Some may think August is a bit late to be sowing vegetable seeds in the garden. But for a small investment, you could reap big returns.
Late season vegetable gardening makes sense in our area. Generally, seeds sprout and grow well in late summer. The soil is warm and the days are long. August and September typically have highs ranging from 68-72 degrees and lows between 49-52 degrees. If you are prepared to add some cover at night, even October is a good growing month with an average high of 60 degrees and low of 42.
You can probably use seeds left over from your spring planting. Check the “days to maturity” on the seed packets and select crops and cultivars that have the fewest days to maturity.
“Short season” leaf crops are best and include oriental greens, choi (Chinese cabbage), chives, arugula, kale, cress, lettuce, spinach and chard. Good root crop selections include kohlrabi, beets, radish, carrot, garlic and turnip.
Edible pod peas that mature in 55-60 days are also candidates. So many choices!
“Warm season” crops, however, such as beans, corn and cucumbers typically require too many “days to maturity” to be successful in an August planting.
Some crops can be harvested before they are fully mature, making them more suitable for late plantings. In fact, the term “micro greens” is now being used by seed companies, commercial greens producers, restaurants and others to describe leaf and root crops that are intentionally harvested at an immature stage to vary taste and texture.
So even if there are too few days for turnips to reach their full maturity, “baby” turnips would be a tender, sweet treat.
Keys to success
How can you ensure success? Pre-germinating seeds indoors between two damp paper towels can give the sprouts a head start. Plant the part of your garden that is the sunniest and most protected from wind.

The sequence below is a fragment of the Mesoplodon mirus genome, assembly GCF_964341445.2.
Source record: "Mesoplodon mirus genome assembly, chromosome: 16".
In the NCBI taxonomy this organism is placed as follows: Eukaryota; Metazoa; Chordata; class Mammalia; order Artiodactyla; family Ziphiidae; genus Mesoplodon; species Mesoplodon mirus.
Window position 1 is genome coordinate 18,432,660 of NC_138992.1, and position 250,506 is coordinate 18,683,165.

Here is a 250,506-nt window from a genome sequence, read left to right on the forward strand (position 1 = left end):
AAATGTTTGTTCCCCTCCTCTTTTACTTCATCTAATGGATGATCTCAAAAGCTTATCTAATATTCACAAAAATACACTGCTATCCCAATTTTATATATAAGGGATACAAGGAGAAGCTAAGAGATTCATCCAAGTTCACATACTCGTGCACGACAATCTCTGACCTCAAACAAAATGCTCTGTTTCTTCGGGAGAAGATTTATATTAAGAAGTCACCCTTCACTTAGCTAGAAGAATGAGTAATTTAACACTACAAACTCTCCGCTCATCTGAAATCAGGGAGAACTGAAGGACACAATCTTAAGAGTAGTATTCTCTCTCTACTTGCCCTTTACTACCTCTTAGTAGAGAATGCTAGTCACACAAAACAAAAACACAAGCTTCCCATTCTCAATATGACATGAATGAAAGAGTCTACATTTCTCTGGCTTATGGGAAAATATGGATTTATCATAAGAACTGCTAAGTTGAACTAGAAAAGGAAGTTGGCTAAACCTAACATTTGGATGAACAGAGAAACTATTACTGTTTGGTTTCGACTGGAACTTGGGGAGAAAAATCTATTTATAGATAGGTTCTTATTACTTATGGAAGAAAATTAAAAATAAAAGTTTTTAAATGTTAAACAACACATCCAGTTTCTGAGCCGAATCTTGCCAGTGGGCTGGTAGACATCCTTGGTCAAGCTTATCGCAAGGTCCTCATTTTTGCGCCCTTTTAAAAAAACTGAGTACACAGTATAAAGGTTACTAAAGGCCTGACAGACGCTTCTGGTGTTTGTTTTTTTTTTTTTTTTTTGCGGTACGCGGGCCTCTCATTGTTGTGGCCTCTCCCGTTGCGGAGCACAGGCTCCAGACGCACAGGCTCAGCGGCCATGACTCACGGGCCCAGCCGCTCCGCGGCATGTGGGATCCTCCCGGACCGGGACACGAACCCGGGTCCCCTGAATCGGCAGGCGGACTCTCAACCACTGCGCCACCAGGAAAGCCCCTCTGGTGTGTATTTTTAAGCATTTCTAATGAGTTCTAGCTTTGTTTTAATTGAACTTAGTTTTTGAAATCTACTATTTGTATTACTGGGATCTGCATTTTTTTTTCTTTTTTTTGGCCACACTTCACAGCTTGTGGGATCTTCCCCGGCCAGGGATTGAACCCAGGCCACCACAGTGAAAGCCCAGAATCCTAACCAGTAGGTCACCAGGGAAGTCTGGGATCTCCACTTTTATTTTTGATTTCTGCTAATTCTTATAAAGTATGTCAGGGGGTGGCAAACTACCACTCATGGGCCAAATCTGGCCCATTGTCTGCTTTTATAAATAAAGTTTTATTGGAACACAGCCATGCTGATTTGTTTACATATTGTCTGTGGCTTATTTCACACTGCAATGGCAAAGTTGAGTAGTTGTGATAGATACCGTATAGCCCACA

Provide nighttime protection by using a row-cover type of material that allows sun and warmth to penetrate while decreasing the night chill. These can be laid directly on top of the plants or draped over a series of wire hoops.
Interested in keeping your plants growing even longer? A diminutive version of a “hoop house” made of a 6-mil thick polyethylene plastic and constructed just a couple feet tall can help plants survive and produce even after temperatures turn cold.
Choose a size that can be easily removed by one person and be sure to stake it into the ground or attach weights to resist the wind.
To have the ultimate in convenience, plant these late-season treats in containers right outside your kitchen door. When needed, containers can be moved to a sunnier spot or away from wind and cold. These container-grown vegetables also add a unique “welcome” to your entrance.
Planting seeds in August for a fall harvest could be a gamble if winter comes early, but it could also pay off. So, take steps now for a late harvest of delicious vegetables from your own garden.
Judy English is also a certified WSU Clallam County Master Gardener.